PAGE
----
In my post a few days ago, I said that I was writing an alien invasion story set during the Civil War. As of yesterday, I’ve switched that setting from the early-1860s to the late-1890s, clearly long after the end of the Civil War.
Why? Why the change? What difference does thirty years make? For me, the difference is a lot. This is something I learned from reading Harry Turtledove’s World War series. For Turtledove, it was important that his aliens not be too far advanced in their technology that humans would be overwhelmed. To do this, he made his aliens some fifty years ahead of mankind in World War II, 1990s material, which was around the time he wrote the first novel In the Balance.
I like this move, and I’m not ashamed to say I’ve given it consideration for my own aliens. But the problem is that humanity in the mid-1800s would never be able to combat a foe with jet fighters. Yes, they had aircraft during the Civil War, but that was limited to balloons. The idea was to have the story end with America at about a World War I level. A fifty-year leap in technology seemed to jump way too many sharks for me. Put the story in the 1890s and you cut that gap in half.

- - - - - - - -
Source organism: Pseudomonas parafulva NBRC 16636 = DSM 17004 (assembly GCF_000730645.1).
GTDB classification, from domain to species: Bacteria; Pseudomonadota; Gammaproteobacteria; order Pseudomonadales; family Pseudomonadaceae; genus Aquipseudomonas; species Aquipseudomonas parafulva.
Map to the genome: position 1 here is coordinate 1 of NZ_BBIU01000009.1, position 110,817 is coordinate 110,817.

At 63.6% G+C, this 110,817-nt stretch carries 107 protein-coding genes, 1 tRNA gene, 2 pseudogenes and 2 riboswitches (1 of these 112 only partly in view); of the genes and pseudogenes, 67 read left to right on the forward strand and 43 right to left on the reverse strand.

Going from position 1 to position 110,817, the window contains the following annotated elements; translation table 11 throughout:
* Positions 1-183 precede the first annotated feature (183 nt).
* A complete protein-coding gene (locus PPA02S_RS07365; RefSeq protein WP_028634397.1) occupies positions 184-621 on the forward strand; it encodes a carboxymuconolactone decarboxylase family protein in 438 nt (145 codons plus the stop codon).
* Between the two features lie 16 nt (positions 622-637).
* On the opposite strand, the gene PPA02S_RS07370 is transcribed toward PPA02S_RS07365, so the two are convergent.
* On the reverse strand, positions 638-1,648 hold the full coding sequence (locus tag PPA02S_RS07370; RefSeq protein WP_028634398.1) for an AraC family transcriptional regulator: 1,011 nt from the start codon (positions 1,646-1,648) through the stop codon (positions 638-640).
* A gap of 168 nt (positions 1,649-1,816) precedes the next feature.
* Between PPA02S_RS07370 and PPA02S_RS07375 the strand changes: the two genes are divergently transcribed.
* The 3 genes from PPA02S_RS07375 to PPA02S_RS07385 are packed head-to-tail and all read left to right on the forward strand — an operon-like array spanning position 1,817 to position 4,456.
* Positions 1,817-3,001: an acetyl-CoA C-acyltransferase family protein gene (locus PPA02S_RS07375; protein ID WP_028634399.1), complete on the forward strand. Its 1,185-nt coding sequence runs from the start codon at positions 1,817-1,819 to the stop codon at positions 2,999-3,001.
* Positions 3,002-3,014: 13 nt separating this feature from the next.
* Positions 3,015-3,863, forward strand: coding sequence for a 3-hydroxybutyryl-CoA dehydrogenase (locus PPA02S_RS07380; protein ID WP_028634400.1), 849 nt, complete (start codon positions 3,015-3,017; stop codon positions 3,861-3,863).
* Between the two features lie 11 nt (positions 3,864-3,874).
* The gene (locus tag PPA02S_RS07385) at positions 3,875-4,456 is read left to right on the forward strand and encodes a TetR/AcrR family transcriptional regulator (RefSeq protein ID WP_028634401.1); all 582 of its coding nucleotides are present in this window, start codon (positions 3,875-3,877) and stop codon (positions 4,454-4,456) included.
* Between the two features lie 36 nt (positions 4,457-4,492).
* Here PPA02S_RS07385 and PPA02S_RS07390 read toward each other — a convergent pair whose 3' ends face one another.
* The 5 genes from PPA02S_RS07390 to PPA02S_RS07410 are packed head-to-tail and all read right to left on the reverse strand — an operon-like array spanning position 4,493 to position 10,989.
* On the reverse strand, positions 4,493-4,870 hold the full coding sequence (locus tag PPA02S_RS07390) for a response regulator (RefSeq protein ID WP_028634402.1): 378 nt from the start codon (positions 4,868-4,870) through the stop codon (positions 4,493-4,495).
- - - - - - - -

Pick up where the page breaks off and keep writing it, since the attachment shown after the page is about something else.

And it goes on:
Why do I bring this up? Why do I divulge any of what I know about writing? Because I’m hoping you’ll learn from it and apply it to your own work. Imagine the North and the South in an epic battle with aliens wielding machine guns and missiles. That was a pretty impressive image to me when it popped in my head, but when I got to thinking about it, it wasn’t realistic enough. The turn of the century? Yeah, that could still give things a nice steampunk element.
My point: whatever cool idea you got swimming in your head like a naked supermodel, put a little more thought into it. On its own, it could fall like a house of cards, but with some development, it could be the start of something fantastic.